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What do bees, ants, and termites have in common? At some point in the year, they all swarm. Our honeybee may be the most obvious as the queen gathers up thousands of support bees from the existing hive and heads off to find another location to set up shop. You may see those swarms hanging in trees or somewhere on the home under an eave. Sometimes they cling to parked cars and trucks before moving along. Bee swarming is much more likely later in the summer when colony numbers are much higher.

Homeowners have been bringing in or emailing pictures of ants with wings, and last week I got a video! While bees are above ground to start with, ants have to herd those winged individuals up from the colony below ground. Once above ground, the winged ant will climb upwards while the wings are expanding and drying. When ready, they launch themselves into the air to fly away to create a new colony. Soon after, those wings will fall off and down the ants go to start a new underground colony. This is all natural and according to plan. When the plan goes wrong is when they leave the colony in the ground and find themselves in our homes. All the cool, wet weather seems to have made the migration indoors increase. You may have noticed more ants indoors foraging for food or after periods of heavy rains.

Homeowners can find a few dozen appearing overnight or within hours once the migration from the colony to above ground begins. In these situations, the ants expected to end up outside where they belong. Very likely, the colony was under the slab of the home and found their way up next to heating ducts or followed plumbing by accident. Homes with basements, the colony could be just outside and yet found a way inside through cracks and crevices that every home has between the foundation walls and the sill plate, being covered by that last row of siding. Outside of their natural environment, those winged ants will not last very long and a vacuum cleaner is all that is needed to remove them. Left alone, you will find them dead with discarded wings everywhere.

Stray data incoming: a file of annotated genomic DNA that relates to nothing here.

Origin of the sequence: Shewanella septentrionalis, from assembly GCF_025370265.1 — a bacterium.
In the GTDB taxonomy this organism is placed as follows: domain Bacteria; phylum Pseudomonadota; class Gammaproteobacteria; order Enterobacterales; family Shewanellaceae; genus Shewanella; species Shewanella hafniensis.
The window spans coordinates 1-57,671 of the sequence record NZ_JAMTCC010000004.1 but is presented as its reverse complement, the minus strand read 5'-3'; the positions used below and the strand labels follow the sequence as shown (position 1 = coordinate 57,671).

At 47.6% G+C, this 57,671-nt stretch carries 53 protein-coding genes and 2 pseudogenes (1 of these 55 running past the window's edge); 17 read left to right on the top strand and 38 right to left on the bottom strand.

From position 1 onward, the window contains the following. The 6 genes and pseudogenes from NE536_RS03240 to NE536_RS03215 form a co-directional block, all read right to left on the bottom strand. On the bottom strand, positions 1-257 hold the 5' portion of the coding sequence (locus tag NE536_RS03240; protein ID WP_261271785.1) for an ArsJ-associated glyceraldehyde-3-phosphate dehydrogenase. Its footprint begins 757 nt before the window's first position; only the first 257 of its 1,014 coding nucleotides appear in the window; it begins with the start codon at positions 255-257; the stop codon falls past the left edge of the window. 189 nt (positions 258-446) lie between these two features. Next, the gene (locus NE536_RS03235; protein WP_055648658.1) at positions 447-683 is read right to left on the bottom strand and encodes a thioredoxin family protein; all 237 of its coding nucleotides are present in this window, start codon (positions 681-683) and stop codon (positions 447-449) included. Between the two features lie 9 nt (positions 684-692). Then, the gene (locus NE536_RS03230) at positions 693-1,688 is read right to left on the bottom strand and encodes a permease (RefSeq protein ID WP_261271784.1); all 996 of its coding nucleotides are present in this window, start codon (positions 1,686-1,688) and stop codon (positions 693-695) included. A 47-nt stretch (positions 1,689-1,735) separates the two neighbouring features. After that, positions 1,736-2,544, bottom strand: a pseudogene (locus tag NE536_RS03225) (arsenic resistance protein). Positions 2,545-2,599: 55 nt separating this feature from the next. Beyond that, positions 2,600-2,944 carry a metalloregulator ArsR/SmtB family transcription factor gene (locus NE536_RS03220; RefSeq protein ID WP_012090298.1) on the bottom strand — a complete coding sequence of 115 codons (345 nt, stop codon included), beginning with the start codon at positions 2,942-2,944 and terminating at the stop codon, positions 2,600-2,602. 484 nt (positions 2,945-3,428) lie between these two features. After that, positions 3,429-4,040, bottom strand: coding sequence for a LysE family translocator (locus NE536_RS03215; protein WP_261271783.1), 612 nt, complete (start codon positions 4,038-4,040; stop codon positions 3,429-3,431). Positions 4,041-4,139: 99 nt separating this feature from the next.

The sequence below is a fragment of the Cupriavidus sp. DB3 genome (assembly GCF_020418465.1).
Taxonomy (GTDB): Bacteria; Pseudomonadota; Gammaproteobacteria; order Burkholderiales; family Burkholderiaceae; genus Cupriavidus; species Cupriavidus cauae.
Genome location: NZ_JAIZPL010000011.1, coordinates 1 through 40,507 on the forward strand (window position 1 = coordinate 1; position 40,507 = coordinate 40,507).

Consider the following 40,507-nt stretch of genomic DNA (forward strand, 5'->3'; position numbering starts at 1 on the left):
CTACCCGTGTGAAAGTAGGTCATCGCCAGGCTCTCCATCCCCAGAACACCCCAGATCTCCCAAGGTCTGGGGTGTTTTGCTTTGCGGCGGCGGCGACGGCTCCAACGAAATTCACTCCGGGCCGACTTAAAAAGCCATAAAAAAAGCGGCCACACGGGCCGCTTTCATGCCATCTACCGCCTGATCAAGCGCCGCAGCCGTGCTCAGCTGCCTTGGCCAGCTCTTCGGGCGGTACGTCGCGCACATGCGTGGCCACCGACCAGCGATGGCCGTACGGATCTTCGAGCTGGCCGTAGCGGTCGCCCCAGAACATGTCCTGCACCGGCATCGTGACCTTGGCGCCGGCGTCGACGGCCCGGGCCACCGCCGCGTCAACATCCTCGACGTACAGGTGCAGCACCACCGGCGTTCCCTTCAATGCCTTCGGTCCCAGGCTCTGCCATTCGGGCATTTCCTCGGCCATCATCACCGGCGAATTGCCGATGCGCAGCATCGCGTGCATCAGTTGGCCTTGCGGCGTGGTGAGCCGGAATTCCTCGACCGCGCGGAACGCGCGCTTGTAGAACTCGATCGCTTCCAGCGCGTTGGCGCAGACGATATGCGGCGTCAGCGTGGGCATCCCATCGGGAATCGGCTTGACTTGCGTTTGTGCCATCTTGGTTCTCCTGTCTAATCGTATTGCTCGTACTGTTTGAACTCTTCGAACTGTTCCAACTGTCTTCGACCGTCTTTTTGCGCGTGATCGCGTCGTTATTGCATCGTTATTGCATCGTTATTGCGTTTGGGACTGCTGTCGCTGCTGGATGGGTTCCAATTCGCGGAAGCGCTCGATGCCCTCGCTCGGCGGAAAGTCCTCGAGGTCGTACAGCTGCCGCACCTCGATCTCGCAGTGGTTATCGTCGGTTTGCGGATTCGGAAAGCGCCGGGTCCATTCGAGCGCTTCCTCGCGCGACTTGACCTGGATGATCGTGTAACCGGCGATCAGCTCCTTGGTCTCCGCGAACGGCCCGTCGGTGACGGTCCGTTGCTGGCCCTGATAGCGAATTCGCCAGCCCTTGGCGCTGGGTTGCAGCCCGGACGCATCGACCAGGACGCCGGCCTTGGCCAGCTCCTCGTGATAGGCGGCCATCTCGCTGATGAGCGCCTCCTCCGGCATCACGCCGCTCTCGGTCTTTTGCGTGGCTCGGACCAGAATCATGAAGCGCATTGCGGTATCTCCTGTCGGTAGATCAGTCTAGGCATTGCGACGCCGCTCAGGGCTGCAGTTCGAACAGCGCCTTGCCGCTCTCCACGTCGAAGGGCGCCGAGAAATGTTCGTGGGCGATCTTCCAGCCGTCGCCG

The most worrisome of the three are termites, of course. Termites, like ants, have colonies in the ground. In nature, they feed on wood. If they find a way into our homes, they feed on the wood that built our homes. They travel back and forth between the colony in the soil and the source of their food. Finding winged termites outdoors or indoors should be a red flag that your home should be inspected. Termites, like ants, bring up their own winged versions to the soil surface to fly away and start termite colonies.

The difference between winged ants and termites is quite clear. While both have two sets of wings, ants have a pinched waistline, while termites do not. Wings on the ant are clear and lightly veined and originate from the same place on the thorax. Wings on the termite are whitish and gossamer looking, originate from two different spots on the termite body, and appear parallel to one another. Only the termite destined for flight is a dark color, those in the colony are quite small with a white fleshy color.